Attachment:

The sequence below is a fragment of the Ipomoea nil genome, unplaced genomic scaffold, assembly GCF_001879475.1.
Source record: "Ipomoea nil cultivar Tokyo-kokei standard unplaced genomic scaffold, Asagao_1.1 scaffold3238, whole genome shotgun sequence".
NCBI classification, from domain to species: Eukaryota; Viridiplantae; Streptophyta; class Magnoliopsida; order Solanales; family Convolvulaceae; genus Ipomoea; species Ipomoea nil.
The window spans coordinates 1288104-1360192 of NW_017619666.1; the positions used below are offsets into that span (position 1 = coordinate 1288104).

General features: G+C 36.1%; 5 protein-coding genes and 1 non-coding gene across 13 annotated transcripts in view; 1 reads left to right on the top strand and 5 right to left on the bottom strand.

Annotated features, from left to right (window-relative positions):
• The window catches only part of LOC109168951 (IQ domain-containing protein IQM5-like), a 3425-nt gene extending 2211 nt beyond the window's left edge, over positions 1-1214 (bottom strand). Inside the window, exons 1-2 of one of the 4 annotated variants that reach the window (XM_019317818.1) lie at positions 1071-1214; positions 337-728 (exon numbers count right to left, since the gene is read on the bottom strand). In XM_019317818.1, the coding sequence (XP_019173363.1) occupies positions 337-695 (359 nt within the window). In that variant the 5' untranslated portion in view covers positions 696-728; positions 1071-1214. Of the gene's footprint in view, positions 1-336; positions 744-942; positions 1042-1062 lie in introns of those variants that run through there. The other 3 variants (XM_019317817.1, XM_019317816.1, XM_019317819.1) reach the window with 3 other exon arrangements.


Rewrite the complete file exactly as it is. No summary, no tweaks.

The sequence below is a fragment of the Ipomoea nil genome, unplaced genomic scaffold, assembly GCF_001879475.1.
Source record: "Ipomoea nil cultivar Tokyo-kokei standard unplaced genomic scaffold, Asagao_1.1 scaffold3238, whole genome shotgun sequence".
NCBI classification, from domain to species: Eukaryota; Viridiplantae; Streptophyta; class Magnoliopsida; order Solanales; family Convolvulaceae; genus Ipomoea; species Ipomoea nil.
The window spans coordinates 1288104-1360192 of NW_017619666.1; the positions used below are offsets into that span (position 1 = coordinate 1288104).

General features: G+C 36.1%; 5 protein-coding genes and 1 non-coding gene across 13 annotated transcripts in view; 1 reads left to right on the top strand and 5 right to left on the bottom strand.

Annotated features, from left to right (window-relative positions):
• The window catches only part of LOC109168951 (IQ domain-containing protein IQM5-like), a 3425-nt gene extending 2211 nt beyond the window's left edge, over positions 1-1214 (bottom strand). Inside the window, exons 1-2 of one of the 4 annotated variants that reach the window (XM_019317818.1) lie at positions 1071-1214; positions 337-728 (exon numbers count right to left, since the gene is read on the bottom strand). In XM_019317818.1, the coding sequence (XP_019173363.1) occupies positions 337-695 (359 nt within the window). In that variant the 5' untranslated portion in view covers positions 696-728; positions 1071-1214. Of the gene's footprint in view, positions 1-336; positions 744-942; positions 1042-1062 lie in introns of those variants that run through there. The other 3 variants (XM_019317817.1, XM_019317816.1, XM_019317819.1) reach the window with 3 other exon arrangements.